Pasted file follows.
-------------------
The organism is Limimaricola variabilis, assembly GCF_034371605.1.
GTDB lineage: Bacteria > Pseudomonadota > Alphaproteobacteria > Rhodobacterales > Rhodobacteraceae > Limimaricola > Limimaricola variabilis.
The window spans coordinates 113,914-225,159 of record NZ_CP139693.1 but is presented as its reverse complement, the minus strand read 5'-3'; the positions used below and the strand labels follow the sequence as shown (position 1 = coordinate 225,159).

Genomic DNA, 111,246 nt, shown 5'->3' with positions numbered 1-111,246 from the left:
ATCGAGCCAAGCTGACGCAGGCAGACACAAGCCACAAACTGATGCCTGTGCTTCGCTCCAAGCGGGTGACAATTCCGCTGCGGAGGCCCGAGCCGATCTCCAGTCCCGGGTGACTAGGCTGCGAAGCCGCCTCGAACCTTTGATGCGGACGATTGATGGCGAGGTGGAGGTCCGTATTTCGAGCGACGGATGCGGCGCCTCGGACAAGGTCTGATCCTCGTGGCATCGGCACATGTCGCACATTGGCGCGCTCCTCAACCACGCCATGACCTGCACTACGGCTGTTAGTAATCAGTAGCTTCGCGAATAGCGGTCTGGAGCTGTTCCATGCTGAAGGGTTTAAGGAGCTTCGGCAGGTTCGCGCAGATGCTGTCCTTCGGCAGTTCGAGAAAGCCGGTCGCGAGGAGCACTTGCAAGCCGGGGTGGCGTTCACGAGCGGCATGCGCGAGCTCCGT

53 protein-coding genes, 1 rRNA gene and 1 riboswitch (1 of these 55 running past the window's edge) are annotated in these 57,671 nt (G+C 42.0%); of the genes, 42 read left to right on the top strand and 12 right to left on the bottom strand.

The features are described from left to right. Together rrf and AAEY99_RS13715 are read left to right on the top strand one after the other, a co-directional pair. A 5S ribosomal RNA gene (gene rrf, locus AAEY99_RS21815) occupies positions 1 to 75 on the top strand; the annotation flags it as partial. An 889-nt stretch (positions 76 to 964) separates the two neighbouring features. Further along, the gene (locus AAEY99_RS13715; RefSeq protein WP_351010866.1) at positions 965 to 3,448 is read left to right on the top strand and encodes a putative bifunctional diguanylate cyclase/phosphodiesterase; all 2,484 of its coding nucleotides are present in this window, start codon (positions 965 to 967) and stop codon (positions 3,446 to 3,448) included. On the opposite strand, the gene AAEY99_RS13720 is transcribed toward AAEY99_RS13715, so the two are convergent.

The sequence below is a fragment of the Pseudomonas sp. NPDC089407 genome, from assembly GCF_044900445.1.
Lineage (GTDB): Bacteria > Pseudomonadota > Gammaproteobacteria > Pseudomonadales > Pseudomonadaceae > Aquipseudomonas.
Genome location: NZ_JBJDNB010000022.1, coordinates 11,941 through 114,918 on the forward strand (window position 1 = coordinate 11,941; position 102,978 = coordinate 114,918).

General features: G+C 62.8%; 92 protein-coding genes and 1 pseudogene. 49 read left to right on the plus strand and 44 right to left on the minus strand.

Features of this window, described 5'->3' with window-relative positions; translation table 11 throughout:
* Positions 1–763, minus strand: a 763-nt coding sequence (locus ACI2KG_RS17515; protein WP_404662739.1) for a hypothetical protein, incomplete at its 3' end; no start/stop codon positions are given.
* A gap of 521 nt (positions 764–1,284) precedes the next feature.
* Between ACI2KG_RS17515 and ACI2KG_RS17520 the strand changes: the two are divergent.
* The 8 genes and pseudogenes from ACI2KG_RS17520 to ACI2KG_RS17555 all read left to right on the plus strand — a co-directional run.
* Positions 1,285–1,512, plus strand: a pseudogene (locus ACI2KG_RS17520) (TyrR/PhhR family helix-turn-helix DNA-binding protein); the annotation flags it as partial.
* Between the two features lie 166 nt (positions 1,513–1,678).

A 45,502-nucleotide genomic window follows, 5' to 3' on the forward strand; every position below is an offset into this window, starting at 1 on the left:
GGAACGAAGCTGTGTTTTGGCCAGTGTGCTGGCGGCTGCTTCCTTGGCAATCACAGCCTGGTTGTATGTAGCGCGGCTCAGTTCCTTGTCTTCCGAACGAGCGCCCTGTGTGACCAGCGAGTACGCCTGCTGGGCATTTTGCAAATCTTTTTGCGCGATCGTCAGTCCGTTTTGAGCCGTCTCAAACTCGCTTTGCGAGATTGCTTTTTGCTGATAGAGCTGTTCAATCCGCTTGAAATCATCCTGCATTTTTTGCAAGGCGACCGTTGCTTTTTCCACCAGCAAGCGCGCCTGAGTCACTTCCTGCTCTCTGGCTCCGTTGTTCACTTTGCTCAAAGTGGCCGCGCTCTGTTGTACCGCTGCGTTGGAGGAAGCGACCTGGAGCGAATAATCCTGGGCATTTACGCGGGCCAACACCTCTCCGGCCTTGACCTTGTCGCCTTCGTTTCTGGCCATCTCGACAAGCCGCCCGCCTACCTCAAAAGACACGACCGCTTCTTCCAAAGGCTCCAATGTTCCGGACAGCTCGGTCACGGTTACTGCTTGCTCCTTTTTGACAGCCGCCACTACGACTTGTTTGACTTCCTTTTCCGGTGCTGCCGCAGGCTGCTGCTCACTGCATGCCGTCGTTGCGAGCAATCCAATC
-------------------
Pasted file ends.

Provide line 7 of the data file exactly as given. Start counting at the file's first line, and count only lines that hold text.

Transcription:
The features are described from left to right. Together rrf and AAEY99_RS13715 are read left to right on the top strand one after the other, a co-directional pair. A 5S ribosomal RNA gene (gene rrf, locus AAEY99_RS21815) occupies positions 1 to 75 on the top strand; the annotation flags it as partial. An 889-nt stretch (positions 76 to 964) separates the two neighbouring features. Further along, the gene (locus AAEY99_RS13715; RefSeq protein WP_351010866.1) at positions 965 to 3,448 is read left to right on the top strand and encodes a putative bifunctional diguanylate cyclase/phosphodiesterase; all 2,484 of its coding nucleotides are present in this window, start codon (positions 965 to 967) and stop codon (positions 3,446 to 3,448) included. On the opposite strand, the gene AAEY99_RS13720 is transcribed toward AAEY99_RS13715, so the two are convergent.